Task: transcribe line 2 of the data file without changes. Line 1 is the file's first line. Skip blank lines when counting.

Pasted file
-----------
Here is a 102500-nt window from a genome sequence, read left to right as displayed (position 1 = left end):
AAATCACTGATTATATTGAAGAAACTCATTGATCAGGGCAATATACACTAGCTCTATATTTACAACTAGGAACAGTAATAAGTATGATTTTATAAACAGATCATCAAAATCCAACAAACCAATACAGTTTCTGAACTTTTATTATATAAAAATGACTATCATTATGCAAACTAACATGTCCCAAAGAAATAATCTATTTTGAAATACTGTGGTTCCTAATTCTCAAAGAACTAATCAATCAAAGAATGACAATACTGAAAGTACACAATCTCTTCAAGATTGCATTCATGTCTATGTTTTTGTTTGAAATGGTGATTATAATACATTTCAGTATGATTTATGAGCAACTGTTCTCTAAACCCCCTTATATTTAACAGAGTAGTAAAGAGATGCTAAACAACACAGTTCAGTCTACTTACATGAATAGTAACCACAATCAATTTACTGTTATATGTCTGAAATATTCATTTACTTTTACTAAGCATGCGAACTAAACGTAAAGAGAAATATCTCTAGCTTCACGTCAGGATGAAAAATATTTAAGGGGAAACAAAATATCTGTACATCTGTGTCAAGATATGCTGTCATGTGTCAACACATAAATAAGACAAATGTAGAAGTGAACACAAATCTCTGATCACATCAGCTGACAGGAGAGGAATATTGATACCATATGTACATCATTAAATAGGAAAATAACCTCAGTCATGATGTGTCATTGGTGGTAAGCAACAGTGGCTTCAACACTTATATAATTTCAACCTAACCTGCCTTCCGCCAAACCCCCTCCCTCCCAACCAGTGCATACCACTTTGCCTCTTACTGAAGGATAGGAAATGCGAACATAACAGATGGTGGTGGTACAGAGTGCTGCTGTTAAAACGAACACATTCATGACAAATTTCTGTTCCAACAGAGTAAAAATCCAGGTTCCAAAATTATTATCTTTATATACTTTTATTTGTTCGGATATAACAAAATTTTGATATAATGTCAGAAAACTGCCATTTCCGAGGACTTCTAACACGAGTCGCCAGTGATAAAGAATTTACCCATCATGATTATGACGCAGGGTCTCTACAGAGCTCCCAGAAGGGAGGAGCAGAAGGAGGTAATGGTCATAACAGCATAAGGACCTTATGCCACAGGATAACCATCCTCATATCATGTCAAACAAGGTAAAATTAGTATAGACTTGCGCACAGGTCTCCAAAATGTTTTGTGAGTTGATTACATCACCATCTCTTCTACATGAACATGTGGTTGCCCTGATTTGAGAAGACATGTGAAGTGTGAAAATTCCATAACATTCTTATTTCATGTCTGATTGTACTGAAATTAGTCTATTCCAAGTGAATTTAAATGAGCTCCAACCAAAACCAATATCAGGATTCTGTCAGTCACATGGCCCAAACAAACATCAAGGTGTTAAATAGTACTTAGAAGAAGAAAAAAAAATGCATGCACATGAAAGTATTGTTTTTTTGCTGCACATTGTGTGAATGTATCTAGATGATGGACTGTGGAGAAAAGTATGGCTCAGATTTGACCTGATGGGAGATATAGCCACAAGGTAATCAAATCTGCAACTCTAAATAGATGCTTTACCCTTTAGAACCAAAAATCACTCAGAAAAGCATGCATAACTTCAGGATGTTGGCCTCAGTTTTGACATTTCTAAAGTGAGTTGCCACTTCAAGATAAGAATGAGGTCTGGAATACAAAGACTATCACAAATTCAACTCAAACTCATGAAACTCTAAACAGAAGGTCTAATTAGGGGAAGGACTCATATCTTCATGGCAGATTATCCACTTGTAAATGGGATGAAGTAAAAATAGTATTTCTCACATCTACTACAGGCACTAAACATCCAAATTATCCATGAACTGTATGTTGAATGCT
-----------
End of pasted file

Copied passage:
AAATCACTGATTATATTGAAGAAACTCATTGATCAGGGCAATATACACTAGCTCTATATTTACAACTAGGAACAGTAATAAGTATGATTTTATAAACAGATCATCAAAATCCAACAAACCAATACAGTTTCTGAACTTTTATTATATAAAAATGACTATCATTATGCAAACTAACATGTCCCAAAGAAATAATCTATTTTGAAATACTGTGGTTCCTAATTCTCAAAGAACTAATCAATCAAAGAATGACAATACTGAAAGTACACAATCTCTTCAAGATTGCATTCATGTCTATGTTTTTGTTTGAAATGGTGATTATAATACATTTCAGTATGATTTATGAGCAACTGTTCTCTAAACCCCCTTATATTTAACAGAGTAGTAAAGAGATGCTAAACAACACAGTTCAGTCTACTTACATGAATAGTAACCACAATCAATTTACTGTTATATGTCTGAAATATTCATTTACTTTTACTAAGCATGCGAACTAAACGTAAAGAGAAATATCTCTAGCTTCACGTCAGGATGAAAAATATTTAAGGGGAAACAAAATATCTGTACATCTGTGTCAAGATATGCTGTCATGTGTCAACACATAAATAAGACAAATGTAGAAGTGAACACAAATCTCTGATCACATCAGCTGACAGGAGAGGAATATTGATACCATATGTACATCATTAAATAGGAAAATAACCTCAGTCATGATGTGTCATTGGTGGTAAGCAACAGTGGCTTCAACACTTATATAATTTCAACCTAACCTGCCTTCCGCCAAACCCCCTCCCTCCCAACCAGTGCATACCACTTTGCCTCTTACTGAAGGATAGGAAATGCGAACATAACAGATGGTGGTGGTACAGAGTGCTGCTGTTAAAACGAACACATTCATGACAAATTTCTGTTCCAACAGAGTAAAAATCCAGGTTCCAAAATTATTATCTTTATATACTTTTATTTGTTCGGATATAACAAAATTTTGATATAATGTCAGAAAACTGCCATTTCCGAGGACTTCTAACACGAGTCGCCAGTGATAAAGAATTTACCCATCATGATTATGACGCAGGGTCTCTACAGAGCTCCCAGAAGGGAGGAGCAGAAGGAGGTAATGGTCATAACAGCATAAGGACCTTATGCCACAGGATAACCATCCTCATATCATGTCAAACAAGGTAAAATTAGTATAGACTTGCGCACAGGTCTCCAAAATGTTTTGTGAGTTGATTACATCACCATCTCTTCTACATGAACATGTGGTTGCCCTGATTTGAGAAGACATGTGAAGTGTGAAAATTCCATAACATTCTTATTTCATGTCTGATTGTACTGAAATTAGTCTATTCCAAGTGAATTTAAATGAGCTCCAACCAAAACCAATATCAGGATTCTGTCAGTCACATGGCCCAAACAAACATCAAGGTGTTAAATAGTACTTAGAAGAAGAAAAAAAAATGCATGCACATGAAAGTATTGTTTTTTTGCTGCACATTGTGTGAATGTATCTAGATGATGGACTGTGGAGAAAAGTATGGCTCAGATTTGACCTGATGGGAGATATAGCCACAAGGTAATCAAATCTGCAACTCTAAATAGATGCTTTACCCTTTAGAACCAAAAATCACTCAGAAAAGCATGCATAACTTCAGGATGTTGGCCTCAGTTTTGACATTTCTAAAGTGAGTTGCCACTTCAAGATAAGAATGAGGTCTGGAATACAAAGACTATCACAAATTCAACTCAAACTCATGAAACTCTAAACAGAAGGTCTAATTAGGGGAAGGACTCATATCTTCATGGCAGATTATCCACTTGTAAATGGGATGAAGTAAAAATAGTATTTCTCACATCTACTACAGGCACTAAACATCCAAATTATCCATGAACTGTATGTTGAATGCT